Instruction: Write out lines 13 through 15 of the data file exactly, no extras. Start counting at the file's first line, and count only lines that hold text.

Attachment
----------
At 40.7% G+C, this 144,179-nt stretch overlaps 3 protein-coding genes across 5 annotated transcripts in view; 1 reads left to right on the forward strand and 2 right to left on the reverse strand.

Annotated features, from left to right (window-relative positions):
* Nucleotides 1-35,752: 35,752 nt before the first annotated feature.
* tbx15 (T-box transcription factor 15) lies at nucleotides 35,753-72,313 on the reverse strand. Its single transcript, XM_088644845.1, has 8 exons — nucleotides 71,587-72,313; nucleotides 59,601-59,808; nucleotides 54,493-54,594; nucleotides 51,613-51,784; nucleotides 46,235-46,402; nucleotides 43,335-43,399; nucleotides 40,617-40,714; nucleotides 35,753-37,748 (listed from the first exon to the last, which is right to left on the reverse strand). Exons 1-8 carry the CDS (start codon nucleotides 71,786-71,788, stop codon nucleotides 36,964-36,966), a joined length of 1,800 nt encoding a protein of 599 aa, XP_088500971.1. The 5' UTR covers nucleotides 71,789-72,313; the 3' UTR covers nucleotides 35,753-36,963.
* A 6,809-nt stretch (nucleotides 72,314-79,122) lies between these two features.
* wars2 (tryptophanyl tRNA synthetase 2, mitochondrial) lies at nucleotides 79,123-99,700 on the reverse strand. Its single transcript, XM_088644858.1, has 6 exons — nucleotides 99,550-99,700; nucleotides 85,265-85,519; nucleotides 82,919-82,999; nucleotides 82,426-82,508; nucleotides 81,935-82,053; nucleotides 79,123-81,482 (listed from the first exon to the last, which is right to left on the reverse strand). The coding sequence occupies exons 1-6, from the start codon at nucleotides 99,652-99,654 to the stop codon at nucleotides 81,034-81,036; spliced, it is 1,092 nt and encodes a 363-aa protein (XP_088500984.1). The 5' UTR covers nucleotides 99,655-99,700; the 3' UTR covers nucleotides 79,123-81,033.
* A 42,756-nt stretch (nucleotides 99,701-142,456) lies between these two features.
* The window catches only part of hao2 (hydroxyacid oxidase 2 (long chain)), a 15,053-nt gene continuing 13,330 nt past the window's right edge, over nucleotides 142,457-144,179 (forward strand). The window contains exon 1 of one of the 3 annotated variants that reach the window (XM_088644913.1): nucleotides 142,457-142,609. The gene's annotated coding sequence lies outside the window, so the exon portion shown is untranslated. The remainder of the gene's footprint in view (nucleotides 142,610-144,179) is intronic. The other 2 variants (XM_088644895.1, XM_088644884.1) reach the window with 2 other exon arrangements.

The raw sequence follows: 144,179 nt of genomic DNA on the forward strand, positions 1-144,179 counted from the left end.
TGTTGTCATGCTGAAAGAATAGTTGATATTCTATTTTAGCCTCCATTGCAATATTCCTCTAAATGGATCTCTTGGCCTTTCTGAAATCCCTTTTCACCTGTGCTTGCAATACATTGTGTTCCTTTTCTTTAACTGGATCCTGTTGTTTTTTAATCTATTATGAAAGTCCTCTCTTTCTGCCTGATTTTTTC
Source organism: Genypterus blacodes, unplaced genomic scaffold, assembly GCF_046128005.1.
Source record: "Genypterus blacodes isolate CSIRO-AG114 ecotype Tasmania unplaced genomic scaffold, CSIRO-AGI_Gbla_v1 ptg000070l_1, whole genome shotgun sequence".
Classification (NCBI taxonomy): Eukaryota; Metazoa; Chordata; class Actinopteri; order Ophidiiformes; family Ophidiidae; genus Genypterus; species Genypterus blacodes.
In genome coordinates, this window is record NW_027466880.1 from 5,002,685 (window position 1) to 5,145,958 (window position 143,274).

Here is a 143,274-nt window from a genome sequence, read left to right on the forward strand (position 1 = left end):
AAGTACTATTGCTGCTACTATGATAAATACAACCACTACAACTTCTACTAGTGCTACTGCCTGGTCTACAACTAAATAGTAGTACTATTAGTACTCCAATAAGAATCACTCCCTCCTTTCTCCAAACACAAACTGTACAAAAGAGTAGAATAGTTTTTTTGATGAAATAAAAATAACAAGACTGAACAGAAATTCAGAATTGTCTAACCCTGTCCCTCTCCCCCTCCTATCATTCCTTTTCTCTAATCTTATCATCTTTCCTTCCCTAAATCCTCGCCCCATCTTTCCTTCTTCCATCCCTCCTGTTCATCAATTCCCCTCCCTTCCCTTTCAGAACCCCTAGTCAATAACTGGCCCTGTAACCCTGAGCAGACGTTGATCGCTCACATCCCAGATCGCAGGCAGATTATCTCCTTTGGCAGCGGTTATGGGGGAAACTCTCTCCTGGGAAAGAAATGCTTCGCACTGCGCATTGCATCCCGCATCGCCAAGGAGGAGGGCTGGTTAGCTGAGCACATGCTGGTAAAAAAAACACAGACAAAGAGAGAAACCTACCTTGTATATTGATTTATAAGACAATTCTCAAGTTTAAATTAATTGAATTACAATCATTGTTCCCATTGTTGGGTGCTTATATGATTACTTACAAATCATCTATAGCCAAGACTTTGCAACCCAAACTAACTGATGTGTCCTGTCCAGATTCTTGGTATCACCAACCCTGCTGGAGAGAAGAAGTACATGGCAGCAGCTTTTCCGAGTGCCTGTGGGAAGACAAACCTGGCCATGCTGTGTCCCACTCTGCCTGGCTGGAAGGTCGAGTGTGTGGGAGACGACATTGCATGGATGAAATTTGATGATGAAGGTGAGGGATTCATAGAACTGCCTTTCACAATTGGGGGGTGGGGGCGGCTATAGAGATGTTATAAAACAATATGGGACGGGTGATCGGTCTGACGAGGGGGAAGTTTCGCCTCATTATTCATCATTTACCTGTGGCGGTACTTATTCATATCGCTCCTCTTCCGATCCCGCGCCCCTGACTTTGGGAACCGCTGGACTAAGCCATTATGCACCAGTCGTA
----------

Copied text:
Classification (NCBI taxonomy): Eukaryota; Metazoa; Chordata; class Actinopteri; order Ophidiiformes; family Ophidiidae; genus Genypterus; species Genypterus blacodes.
In genome coordinates, this window is record NW_027466880.1 from 5,002,685 (window position 1) to 5,145,958 (window position 143,274).

Here is a 143,274-nt window from a genome sequence, read left to right on the forward strand (position 1 = left end):